It represents the spirit of Kōbō Daishi and to support the pilgrim along the way.The white clothes represents burial clothing when you die and the staff becomes your grave post. This displays the pilgrims determination.

8-Osamefuda-bako (納札箱) Name Slipcase
9-Ji-rei (持鈴) Bell
10- Shu-kou (手甲) Gloves
11-Nenzu (念珠) Player Beads
12-Sanya (Bukuroさんや袋 ) Bag to put your personal items
*It is not necessary to purchase everything, bring only what you need.

Worship Method of temple

The following steps are recommended, but not mandatory.

1.Bow in front of the temple gate before entering. (Do the same when you leave)
2.Wash your hands and rinse your mouth at a wash basin(水屋).
By using the dipper at the washbasin, pour water on the left hand, then the right hand. Pour water in the palm of your left hand rinse your mouth. Finally, hold the dipper vertically so remaining water runs down and purifies the handle.
3.Offer the name-slip (納札) to the visiting card box
4.Light 3 incent sticks and 1 candle.
5.Put a donation into the offering box
6.Put your hands together and recite the sutras or offer a copy of a sutra to the temple.
*Process #3-6 are done at the both the Main Hall (本堂) and the Taishi Hall (大師堂)

GOSYUIN Receive the temple stamps in your NOKYOCHO (stamp book)


After worshiping at the temple,  go to the Nokyo-Office (納経所) to get GOSYUIN (御朱印). GOSYUIN is the stamp, which shows the proof of worship at each of the temples. It has the temple’s name and the date of visit hand written in ink then a red stamp is placed on top of it. GOSYUIN are a representation of the principal object of worship at a temple like good luck charm, so you need to be careful and keep it in safe place.

Getting stamps are not mandatory but why not getting the very memorable element in making pilgrimage? There are three ways of getting GOSYUIN, getting stamps placed on the henro’s white shirt (朱印用白衣), hanging scroll (納経軸) and the most popular way is stamped in the NOKYOCHO stamp book (納経帳).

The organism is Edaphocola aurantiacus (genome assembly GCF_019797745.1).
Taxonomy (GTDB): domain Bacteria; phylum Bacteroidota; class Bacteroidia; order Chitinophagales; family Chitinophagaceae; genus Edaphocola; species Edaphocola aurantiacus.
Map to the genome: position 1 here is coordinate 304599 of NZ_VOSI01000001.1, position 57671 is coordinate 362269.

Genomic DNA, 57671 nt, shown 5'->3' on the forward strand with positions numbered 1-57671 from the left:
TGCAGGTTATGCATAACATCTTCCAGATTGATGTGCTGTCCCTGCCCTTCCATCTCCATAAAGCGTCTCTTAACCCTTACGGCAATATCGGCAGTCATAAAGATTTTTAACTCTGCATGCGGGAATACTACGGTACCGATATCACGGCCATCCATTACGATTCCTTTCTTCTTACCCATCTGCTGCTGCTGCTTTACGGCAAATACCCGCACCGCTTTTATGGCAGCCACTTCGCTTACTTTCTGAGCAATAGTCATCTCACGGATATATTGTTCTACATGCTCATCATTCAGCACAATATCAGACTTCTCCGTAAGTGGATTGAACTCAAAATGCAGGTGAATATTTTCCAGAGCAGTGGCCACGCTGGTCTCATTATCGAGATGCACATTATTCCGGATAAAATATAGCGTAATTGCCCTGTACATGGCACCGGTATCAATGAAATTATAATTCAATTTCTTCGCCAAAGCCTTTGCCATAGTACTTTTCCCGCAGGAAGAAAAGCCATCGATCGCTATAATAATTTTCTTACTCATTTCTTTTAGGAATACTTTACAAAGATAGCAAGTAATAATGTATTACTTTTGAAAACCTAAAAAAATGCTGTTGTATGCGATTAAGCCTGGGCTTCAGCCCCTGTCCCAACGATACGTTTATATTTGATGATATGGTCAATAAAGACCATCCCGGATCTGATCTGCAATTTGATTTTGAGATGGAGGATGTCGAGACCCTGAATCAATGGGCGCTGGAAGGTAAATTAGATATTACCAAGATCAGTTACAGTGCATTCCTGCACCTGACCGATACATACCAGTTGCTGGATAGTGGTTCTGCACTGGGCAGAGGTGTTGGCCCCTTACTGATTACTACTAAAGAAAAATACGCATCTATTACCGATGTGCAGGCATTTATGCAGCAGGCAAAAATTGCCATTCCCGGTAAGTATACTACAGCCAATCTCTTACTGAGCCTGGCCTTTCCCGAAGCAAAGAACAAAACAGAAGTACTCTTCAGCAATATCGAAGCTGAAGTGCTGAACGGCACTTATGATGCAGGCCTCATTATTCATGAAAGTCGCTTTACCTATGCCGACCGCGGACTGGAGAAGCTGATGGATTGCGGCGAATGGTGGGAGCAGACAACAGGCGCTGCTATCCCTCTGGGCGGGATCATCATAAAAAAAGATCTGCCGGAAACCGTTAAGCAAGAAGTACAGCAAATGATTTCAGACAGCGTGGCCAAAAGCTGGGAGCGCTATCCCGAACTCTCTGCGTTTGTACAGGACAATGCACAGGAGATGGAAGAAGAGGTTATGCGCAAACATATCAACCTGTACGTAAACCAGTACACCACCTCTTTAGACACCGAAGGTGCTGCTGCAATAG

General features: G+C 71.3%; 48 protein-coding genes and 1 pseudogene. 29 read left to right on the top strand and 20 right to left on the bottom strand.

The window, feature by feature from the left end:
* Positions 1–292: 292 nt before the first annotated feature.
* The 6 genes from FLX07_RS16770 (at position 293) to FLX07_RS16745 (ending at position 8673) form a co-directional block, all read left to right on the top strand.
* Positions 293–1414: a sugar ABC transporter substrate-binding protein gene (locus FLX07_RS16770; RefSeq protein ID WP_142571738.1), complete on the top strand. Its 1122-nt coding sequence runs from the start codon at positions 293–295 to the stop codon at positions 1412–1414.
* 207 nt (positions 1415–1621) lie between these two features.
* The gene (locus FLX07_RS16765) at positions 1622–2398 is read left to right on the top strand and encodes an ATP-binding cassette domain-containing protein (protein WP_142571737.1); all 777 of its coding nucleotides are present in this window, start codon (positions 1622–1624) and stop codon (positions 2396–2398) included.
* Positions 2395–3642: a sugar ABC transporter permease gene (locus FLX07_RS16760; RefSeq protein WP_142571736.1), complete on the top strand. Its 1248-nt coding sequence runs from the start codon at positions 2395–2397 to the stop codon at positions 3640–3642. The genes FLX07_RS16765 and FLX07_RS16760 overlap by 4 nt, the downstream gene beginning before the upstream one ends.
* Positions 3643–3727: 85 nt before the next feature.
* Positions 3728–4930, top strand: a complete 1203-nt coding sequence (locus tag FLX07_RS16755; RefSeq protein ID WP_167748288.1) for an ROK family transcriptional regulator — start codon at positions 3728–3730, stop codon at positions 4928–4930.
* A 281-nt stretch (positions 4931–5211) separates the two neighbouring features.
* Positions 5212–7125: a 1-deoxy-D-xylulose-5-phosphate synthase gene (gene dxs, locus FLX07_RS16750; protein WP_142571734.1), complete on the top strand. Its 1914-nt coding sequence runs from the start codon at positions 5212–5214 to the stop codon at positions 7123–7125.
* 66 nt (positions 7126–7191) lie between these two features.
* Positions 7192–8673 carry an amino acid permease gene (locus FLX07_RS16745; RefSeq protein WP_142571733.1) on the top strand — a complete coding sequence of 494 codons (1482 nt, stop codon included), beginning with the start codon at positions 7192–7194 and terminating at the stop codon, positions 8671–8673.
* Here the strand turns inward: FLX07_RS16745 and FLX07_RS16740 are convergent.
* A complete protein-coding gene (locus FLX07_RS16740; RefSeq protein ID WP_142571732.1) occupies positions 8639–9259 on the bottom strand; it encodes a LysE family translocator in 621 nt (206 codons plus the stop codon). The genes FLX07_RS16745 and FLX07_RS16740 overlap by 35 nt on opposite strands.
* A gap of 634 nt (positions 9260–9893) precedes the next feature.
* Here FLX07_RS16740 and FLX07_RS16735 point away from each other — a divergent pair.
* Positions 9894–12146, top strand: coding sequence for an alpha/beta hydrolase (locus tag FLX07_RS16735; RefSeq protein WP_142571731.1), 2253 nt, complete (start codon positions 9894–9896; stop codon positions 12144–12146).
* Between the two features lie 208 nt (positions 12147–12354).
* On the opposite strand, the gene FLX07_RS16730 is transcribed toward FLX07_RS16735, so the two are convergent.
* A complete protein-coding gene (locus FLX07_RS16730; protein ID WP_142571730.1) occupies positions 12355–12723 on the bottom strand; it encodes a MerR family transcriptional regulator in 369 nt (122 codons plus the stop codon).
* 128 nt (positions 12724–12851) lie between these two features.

The cost of GOSYUIN is around ¥300 each and  you can get the stamp at the same place any number of times.

The SETTAI Offering

During the pilgrimage, pilgrims might have a moment to be offered some free food or drinks, as well as offers for a ride in their car and even the places to spend the night by the kind locals from Shikoku.

SETTAI (hospitality) offering, of course shows the kindness and support from the people in Shikoku island, it also is considered to have the meaning for the people who show kindness to the pilgrims with the wish of “Please pray at the temple on my behalf” and receiving good fortune from the gods by supporting the pilgrims. Some people believe that giving support to the pilgrims is a good way to purify their own spirit without going to the temples themselves. Therefore, it is basically, it’s a custom for the pilgrim to not refuse any offer.

When the pilgrim receives the SETTAI offering, he/she puts their hands together and says the phase “Namu Daishi henjo kongo (南無大師遍照金剛)” three times. The custom of the SETTAI offering started from the Edo period and it become custom all across Japan, but only in Shikoku, this custom remains to this day.

2016 is a leap year that means traveling GYAKU-UCHI receives huge fortune.

Whether travelling OHENRO for religious purposes, praying for something, sightseeing or for any other purpose, please have a safe pilgrimage, receive SETTAI and feel the warmth and kindness of the people of Shikoku island.